Archive for film

New Stills From S-VHS!

Posted in 2012 with tags , , , , , , on November 30, 2012 by 42ndego

Following up to this year’s V/H/S, S-VHS will premiere at the Sundance Film Festival January 17-27. Cast will include Kelsy Abbott, Adam Wingard, Lawrence Levine, L.C. Holt and Hannah Hughes.

Synopsis: “Searching for a missing student, two private investigators break into his abandoned house and find another collection of mysterious VHS tapes. In viewing the horrific contents of each cassette, they realize there may be terrifying motives behind the student’s disappearance.”





Source: Collider


New Trailer/Clip For Texas Chainsaw 3D

Posted in 2012 with tags , , , , on November 30, 2012 by 42ndego

Spit vs Spit

Posted in 2012 with tags , , , , , on November 26, 2012 by 42ndego

Todays Classic vs. Remake is “I Spit on Your Grave”  originally a Grindhouse flick made in 1978, it was remade in 2010. I spit on your grave is a tale of rape and revenge, pure and simple. While it’s not as fun to watch as Freddy or Jason, the story is realistic, and it could happen, and very well does on a daily basis.

Here’s the facts:

Originally titled “Day of the Woman” the film changed titles a few different times before it was re-released as “I spit on your grave” in 1980. (My vote is for “How Jenny got her Groove Back”)  Writer/ director Meir Zarchi had a hell of a time trying to get his film distributed. In the year that saw the release of Halloween, The Toolbox Murders, and Jaws 2, Mr. Zarchi had to take his film to the MPAA multiple times before they would allow a release. Apparently you can chop a woman up 9 ways to Sunday, just don’t anally rape her on film.  Financially, the film did good enough to barely break even.
The 2010 remake of “I spit on your grave” features a cast of relatively unknown players. The original director, Meir Zarchi, was an executive producer for this film. Financially it was a disaster, with a budget of $2 million, and bringing in $572,809. (The budget for the original film was $650,000.)

Here’s the opinions:

The original “I spit on your grave” was pretty rough, due to subject matter, as well as bad acting. It feels like a less than polished version of “Last House on the Left”.  The rape scenes are kinda corny, mostly due to overacting on the part of the men. They do, however, get the point across. The revenge scenes are lacking… but interesting, also on the part of the men. (I don’t understand how after gang raping and supposedly murdering Jennifer Hills, the Johnny character would willingly get into a car with her behind the wheel.)  A lot of critics *coughRogerEbertcough* accuse the film of being pro feminist and anti-male. I’m just not seeing it. While the roles in the film are unique to man and woman, (probably the most common of all rapist/rapee scenarios.) One needs to look no further than “Deliverance” to see a man in the reversed role.  I see neither glorification of violence towards women, nor hardcore feminine propaganda in this film.  The strongest theme by far is revenge.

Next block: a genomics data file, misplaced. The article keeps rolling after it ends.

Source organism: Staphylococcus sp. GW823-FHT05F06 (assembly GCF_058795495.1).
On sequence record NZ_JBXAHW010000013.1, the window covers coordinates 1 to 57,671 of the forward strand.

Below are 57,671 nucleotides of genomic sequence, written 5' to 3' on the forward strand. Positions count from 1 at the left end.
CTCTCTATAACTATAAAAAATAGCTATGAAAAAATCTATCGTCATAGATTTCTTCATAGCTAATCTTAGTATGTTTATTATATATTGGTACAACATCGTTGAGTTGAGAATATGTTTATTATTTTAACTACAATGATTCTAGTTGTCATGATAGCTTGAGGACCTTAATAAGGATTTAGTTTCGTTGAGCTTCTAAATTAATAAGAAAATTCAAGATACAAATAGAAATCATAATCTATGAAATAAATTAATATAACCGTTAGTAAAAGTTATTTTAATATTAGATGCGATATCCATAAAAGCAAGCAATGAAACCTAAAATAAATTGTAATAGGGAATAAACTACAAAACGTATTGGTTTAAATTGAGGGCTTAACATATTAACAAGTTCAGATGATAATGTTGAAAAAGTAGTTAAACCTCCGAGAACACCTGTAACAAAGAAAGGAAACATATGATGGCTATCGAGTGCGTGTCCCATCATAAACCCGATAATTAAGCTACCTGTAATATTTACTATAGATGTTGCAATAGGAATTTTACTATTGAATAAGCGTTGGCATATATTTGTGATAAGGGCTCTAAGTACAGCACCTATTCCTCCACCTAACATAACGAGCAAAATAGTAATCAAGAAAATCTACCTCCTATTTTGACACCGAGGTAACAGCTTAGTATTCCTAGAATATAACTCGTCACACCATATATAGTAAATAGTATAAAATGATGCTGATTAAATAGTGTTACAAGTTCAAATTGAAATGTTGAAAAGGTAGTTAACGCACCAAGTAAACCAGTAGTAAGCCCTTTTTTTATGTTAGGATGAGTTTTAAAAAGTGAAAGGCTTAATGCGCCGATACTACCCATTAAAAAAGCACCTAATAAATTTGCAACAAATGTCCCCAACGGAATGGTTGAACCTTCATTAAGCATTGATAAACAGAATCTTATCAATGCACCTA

“I spit on your grave ” 2010 is seriously an excellent remake.  This film drops all elements of the campy exploitation flick, and makes the feeling of the film as dark as the subject matter. They made the antagonists even darker than the original. The rape scenes were very graphic and not at all corny as in the 1978 version. By adding the sheriff to the group of rapists, this film provides and even darker outlook than the first.  Sarah Butler does an incredible job in her portrayal of Jennifer Hills, in both the vulnerable and empowered scenes. I appreciate the fact that Jennifer kidnaps her aggressors opposed to seducing them as she did in the original. The acts of revenge are also more  creative and gory. Eyelids pierced and pulled open with fish hooks, a man’s face melted off by lye… Not gonna lie, my favorite scene is the sheriff with a shotgun forcibly inserted into his anus.

So, today I act out of character and actually go for the remake above the original.  Crucify me if you like.  They’re both worth a view,  but the remake does an better job of bringing home the darkness of the subject matter, and the revenge is much more triumphant.

The Creep

Exclusive Interview With Mark Dossett!

Posted in 2012 with tags , , , , , on November 25, 2012 by 42ndego

We recently sat down with Mark Dossett to discuss his upcoming film, The Torment of Laurie Ann Cullom. For the interview click here.

Halloween (1978) vs Halloween (2007)

Posted in 2012 with tags , , , , , on November 25, 2012 by 42ndego

As a fan of horror I see a lot of my longtime favorite classic (70s 80s 90s) horror films remade. So,  I am comparing the remakes with their  classics.   Today’s subject : Halloween.   *cue Michael Myers theme song*

The facts:

The OG Halloween film was key in pioneering  the teenage slasher genre. Michael Myers predates Freddy, Jason and pinhead. This film established “The Rules” … as in the rules to surviving a horror movie  illustrated by Seth Green in “Scream”.  The original Halloween also launched the career of Jamie Lee Curtis.

The Rob Zombie Halloween was a box office success, to the tune of $80 million.  The film featured the usual suspects from Zombie’s other movies. ( William Forsythe, Danny Trejo, Sheri Moon Zombie, even a brief appearance from Captain Spaulding himself,  Sid Haig.)